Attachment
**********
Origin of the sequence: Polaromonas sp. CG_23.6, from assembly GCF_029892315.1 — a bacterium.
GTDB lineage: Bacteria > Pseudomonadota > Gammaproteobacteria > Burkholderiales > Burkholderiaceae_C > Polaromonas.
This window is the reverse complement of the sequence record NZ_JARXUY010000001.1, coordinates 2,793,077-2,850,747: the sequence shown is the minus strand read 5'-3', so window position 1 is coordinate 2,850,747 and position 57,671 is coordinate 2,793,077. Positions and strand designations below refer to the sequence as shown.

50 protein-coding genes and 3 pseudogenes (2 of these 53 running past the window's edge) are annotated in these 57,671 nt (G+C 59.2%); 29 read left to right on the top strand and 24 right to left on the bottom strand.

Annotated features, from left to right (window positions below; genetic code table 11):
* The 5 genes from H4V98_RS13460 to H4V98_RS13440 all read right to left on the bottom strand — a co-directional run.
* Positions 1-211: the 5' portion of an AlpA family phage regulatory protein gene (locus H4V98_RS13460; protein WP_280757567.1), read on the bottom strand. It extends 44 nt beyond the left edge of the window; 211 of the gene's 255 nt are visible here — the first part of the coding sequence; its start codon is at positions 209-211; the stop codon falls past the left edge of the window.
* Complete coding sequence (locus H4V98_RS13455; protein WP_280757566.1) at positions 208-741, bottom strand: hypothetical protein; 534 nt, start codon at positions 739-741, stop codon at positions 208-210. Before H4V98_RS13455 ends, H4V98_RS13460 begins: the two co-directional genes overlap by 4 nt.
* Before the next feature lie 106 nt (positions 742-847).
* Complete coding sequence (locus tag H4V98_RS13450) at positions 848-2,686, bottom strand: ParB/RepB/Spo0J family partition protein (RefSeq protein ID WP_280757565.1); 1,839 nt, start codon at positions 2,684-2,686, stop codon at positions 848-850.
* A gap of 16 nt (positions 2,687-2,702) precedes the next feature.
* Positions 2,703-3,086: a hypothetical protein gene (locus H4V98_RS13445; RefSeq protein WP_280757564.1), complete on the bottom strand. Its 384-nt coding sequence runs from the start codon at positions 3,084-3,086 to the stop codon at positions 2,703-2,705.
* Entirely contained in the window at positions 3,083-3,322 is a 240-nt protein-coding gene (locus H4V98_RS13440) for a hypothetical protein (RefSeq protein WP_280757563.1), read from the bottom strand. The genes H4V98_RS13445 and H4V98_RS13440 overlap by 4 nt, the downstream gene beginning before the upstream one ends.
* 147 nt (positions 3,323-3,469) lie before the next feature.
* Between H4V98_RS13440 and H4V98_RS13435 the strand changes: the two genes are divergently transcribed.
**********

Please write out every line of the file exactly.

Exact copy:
Origin of the sequence: Polaromonas sp. CG_23.6, from assembly GCF_029892315.1 — a bacterium.
GTDB lineage: Bacteria > Pseudomonadota > Gammaproteobacteria > Burkholderiales > Burkholderiaceae_C > Polaromonas.
This window is the reverse complement of the sequence record NZ_JARXUY010000001.1, coordinates 2,793,077-2,850,747: the sequence shown is the minus strand read 5'-3', so window position 1 is coordinate 2,850,747 and position 57,671 is coordinate 2,793,077. Positions and strand designations below refer to the sequence as shown.

50 protein-coding genes and 3 pseudogenes (2 of these 53 running past the window's edge) are annotated in these 57,671 nt (G+C 59.2%); 29 read left to right on the top strand and 24 right to left on the bottom strand.

Annotated features, from left to right (window positions below; genetic code table 11):
* The 5 genes from H4V98_RS13460 to H4V98_RS13440 all read right to left on the bottom strand — a co-directional run.
* Positions 1-211: the 5' portion of an AlpA family phage regulatory protein gene (locus H4V98_RS13460; protein WP_280757567.1), read on the bottom strand. It extends 44 nt beyond the left edge of the window; 211 of the gene's 255 nt are visible here — the first part of the coding sequence; its start codon is at positions 209-211; the stop codon falls past the left edge of the window.
* Complete coding sequence (locus H4V98_RS13455; protein WP_280757566.1) at positions 208-741, bottom strand: hypothetical protein; 534 nt, start codon at positions 739-741, stop codon at positions 208-210. Before H4V98_RS13455 ends, H4V98_RS13460 begins: the two co-directional genes overlap by 4 nt.
* Before the next feature lie 106 nt (positions 742-847).
* Complete coding sequence (locus tag H4V98_RS13450) at positions 848-2,686, bottom strand: ParB/RepB/Spo0J family partition protein (RefSeq protein ID WP_280757565.1); 1,839 nt, start codon at positions 2,684-2,686, stop codon at positions 848-850.
* A gap of 16 nt (positions 2,687-2,702) precedes the next feature.
* Positions 2,703-3,086: a hypothetical protein gene (locus H4V98_RS13445; RefSeq protein WP_280757564.1), complete on the bottom strand. Its 384-nt coding sequence runs from the start codon at positions 3,084-3,086 to the stop codon at positions 2,703-2,705.
* Entirely contained in the window at positions 3,083-3,322 is a 240-nt protein-coding gene (locus H4V98_RS13440) for a hypothetical protein (RefSeq protein WP_280757563.1), read from the bottom strand. The genes H4V98_RS13445 and H4V98_RS13440 overlap by 4 nt, the downstream gene beginning before the upstream one ends.
* 147 nt (positions 3,323-3,469) lie before the next feature.
* Between H4V98_RS13440 and H4V98_RS13435 the strand changes: the two genes are divergently transcribed.